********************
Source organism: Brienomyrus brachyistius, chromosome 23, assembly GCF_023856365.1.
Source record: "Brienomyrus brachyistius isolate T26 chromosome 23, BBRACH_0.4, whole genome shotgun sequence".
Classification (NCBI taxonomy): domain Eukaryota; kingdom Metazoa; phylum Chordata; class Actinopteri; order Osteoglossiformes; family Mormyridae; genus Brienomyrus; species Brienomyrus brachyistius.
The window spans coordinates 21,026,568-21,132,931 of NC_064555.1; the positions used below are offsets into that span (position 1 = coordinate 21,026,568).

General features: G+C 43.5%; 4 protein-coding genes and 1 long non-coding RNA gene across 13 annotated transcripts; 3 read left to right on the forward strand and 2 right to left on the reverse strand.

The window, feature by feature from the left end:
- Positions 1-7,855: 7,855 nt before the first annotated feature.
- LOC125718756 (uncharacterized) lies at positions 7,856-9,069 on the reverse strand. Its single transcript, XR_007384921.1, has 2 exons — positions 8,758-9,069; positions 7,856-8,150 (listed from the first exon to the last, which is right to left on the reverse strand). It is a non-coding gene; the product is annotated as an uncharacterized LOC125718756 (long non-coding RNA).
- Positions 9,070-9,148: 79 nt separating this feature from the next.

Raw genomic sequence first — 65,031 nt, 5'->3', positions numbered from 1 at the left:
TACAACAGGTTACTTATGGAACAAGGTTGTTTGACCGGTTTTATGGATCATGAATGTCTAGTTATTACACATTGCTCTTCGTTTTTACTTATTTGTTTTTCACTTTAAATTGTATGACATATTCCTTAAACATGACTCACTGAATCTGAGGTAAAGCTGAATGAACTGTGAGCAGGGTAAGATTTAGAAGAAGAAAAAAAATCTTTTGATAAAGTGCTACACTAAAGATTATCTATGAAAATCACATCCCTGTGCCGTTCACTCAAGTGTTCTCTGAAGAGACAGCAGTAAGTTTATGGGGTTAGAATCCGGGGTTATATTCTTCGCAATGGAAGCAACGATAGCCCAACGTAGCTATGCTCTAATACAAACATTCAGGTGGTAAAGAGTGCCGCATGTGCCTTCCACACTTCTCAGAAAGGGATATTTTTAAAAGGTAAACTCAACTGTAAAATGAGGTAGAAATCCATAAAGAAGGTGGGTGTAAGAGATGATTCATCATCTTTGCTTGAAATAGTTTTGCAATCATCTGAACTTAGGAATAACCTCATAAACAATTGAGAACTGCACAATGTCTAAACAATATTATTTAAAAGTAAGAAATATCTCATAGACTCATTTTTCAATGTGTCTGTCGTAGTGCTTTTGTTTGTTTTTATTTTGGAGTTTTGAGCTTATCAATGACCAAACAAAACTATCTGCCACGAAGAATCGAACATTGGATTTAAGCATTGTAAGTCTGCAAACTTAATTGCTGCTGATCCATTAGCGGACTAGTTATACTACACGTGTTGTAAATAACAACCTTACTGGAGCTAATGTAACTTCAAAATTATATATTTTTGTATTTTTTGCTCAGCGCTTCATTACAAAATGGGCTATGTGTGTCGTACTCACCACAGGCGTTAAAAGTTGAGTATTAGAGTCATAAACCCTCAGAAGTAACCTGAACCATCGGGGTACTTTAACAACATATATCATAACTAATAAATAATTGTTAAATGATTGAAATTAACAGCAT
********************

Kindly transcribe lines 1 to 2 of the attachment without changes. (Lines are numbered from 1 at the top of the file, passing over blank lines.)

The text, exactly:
Source organism: Brienomyrus brachyistius, chromosome 23, assembly GCF_023856365.1.
Source record: "Brienomyrus brachyistius isolate T26 chromosome 23, BBRACH_0.4, whole genome shotgun sequence".